1 of 29 people found this review helpful
  • 10 Books That Screwed Up the World: And 5 Others That Didn't Help

    • UNABRIDGED (6 hrs and 58 mins)
    • By Benjamin Wiker
    • Narrated By Robertson Dean
    • Whispersync for Voice-ready

    You've heard of the "Great Books"? These are their evil opposites. From Machiavelli's The Prince to Karl Marx's Communist Manifesto to Alfred Kinsey's Sexual Behavior in the Human Male, these "influential" books have led to war, genocide, totalitarian oppression, family breakdown, and disastrous social experiments. And yet these authors' bad ideas are still popular and pervasive. Here with the antidote is Professor Benjamin Wiker.

    Aaron says: "Some merit, but more religious masquerade"
    "Pseudo science exposed"

    Was Wiker's book preachy? Yes, if you're ideology is one of pseudo-science, and you want the world to think your personal deviant cravings are normal. Wiker's book is an incredible expose of some of the most famous personalities in history who, through their pseudo-scientific research, helped shape and influence hordes of na?ve followers into not only believing their false ideas but also empowering these same followers into perpetrating unspeakable horrors on innocent members of humanity. I think his book should be included in high school English literature classes. I highly recommend it to people of all faiths; even the atheist whose religious faith is based on no God.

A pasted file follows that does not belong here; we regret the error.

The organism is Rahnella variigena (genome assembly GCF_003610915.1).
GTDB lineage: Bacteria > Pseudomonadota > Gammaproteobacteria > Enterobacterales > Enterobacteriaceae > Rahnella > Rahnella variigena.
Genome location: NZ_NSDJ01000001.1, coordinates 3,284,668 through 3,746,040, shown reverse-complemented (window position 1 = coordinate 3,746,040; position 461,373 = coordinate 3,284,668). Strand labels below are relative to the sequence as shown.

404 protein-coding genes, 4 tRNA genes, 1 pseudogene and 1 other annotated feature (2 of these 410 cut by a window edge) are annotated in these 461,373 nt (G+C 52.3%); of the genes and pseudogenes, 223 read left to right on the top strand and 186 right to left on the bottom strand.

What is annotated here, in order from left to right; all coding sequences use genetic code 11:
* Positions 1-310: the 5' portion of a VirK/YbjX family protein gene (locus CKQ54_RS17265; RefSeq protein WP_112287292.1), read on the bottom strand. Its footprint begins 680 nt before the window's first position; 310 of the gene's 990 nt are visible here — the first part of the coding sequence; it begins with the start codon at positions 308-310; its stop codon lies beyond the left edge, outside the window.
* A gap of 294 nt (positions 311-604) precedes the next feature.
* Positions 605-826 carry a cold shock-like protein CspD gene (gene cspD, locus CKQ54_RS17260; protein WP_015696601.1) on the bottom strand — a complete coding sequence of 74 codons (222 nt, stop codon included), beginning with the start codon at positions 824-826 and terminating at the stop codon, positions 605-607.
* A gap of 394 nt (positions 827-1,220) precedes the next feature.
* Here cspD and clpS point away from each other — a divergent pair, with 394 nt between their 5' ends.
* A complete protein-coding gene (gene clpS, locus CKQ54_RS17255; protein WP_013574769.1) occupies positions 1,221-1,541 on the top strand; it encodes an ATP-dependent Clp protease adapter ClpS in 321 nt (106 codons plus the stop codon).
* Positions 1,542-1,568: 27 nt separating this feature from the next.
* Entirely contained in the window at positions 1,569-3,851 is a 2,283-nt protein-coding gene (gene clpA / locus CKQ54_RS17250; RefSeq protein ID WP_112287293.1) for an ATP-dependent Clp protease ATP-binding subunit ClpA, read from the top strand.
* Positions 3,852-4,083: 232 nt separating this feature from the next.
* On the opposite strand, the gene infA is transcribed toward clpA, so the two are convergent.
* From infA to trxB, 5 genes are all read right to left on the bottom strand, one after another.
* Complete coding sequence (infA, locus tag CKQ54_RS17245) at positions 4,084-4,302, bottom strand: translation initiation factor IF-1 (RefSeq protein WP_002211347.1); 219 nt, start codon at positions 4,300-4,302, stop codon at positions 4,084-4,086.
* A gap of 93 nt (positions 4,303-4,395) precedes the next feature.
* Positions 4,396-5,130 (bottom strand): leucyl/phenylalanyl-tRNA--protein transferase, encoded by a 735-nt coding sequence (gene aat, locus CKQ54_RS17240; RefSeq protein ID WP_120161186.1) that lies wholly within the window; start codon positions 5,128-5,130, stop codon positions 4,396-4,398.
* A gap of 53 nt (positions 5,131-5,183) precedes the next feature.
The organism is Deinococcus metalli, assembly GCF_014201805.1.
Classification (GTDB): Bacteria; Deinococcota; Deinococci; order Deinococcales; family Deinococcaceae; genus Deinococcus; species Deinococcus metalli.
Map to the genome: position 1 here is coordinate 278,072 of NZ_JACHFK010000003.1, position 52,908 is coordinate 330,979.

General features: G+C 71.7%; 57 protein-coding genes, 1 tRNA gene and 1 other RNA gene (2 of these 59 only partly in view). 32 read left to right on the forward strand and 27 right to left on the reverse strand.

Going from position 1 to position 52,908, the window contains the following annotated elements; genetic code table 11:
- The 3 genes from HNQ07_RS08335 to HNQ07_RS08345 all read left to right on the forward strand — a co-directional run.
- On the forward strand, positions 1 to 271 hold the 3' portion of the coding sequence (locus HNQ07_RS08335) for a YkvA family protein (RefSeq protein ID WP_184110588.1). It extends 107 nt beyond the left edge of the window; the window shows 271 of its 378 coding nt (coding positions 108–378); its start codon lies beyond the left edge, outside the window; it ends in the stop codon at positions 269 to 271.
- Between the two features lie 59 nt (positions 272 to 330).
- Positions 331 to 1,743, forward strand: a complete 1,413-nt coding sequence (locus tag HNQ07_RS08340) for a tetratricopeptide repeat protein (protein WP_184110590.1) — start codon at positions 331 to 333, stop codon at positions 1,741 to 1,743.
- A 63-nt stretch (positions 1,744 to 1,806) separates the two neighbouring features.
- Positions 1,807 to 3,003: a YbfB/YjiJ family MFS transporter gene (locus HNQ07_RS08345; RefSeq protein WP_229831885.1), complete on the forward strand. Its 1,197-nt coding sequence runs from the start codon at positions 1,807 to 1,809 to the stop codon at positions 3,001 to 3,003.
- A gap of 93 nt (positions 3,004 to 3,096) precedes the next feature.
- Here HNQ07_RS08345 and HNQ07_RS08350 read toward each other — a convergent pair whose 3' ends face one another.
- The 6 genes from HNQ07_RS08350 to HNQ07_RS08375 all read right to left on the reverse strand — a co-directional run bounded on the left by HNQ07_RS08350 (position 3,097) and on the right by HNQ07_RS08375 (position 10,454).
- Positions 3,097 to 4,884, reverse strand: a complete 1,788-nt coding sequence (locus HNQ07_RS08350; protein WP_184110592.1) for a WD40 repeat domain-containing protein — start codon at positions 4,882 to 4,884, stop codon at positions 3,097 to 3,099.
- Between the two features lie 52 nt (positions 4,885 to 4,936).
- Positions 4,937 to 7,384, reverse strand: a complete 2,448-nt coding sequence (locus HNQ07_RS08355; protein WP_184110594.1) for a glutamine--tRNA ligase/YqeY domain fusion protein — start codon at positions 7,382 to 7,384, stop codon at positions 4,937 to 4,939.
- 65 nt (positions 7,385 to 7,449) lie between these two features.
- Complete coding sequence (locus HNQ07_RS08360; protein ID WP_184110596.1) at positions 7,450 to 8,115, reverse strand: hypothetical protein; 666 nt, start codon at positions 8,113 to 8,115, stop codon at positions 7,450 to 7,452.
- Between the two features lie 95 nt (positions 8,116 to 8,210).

10 of 25 people found this review helpful
  • Shanks for Nothing

    • UNABRIDGED (8 hrs and 59 mins)
    • By Rick Reilly
    • Narrated By Stephen Hoye

    Life is going pretty well for Raymond "Stick" Hart. He's happily married to the former Ponkaquogue Municipal Golf Club assistant pro, the beauteous Cajun firecracker Dannie, raising his rambunctious son, Charlie, and getting by writing smart-mouthed greeting cards for 50 bucks a pop. Then, one disaster of a day, Stick's world does a 10-car pile-up. Luckily, Stick has a solution to all his problems. He'll qualify for the British Open.

    Raymond says: "Better than Caddyshack"
    "Better than Caddyshack"

    Rick Reilly’s Shanks for Nothing is a fast paced, uproariously funny masterpiece that will crack the staunchest funny bone. And Stephen Hoye is the perfect narrator to bring the main characters to life (Stick, Two-Down, Dom, Resource, Blind Bob, Hoover, the Stain, and the rest of the “chops”) as they plot to keep the snobby Mayflower from taking over their precious but dilapidated Ponky municipal golf course.

    The meandering vignettes that steer the chops through high stakes golf bets with Mob gamblers, a prison golf course where inmate Resource Jones plans and executes the perfect escape, only to be foiled by his own golf passions, and the overseas trip to qualify for the British Open where Stick meets Sponge, and the Royal and Ancient aristocrats.

    If Bill Murray ever read this book he would undoubtedly make it into a movie. Murray would be great at playing Stick’s caddy.

    2 of 2 people found this review helpful
  • The First Americans: Prehistory - 1600, A History of US, Book 1

    • UNABRIDGED (5 hrs and 25 mins)
    • By Joy Hakim
    • Narrated By Christina Moore

    Thousands of years, way before Christopher Columbus set sail, wandering tribes of hunters made their way from Asia across the Bering land bridge to North America. They didn't know it, but they had discovered a New World. The First Americans is a fascinating re-creation of pre-Columbian Native American life, and it's an adventure of a lifetime!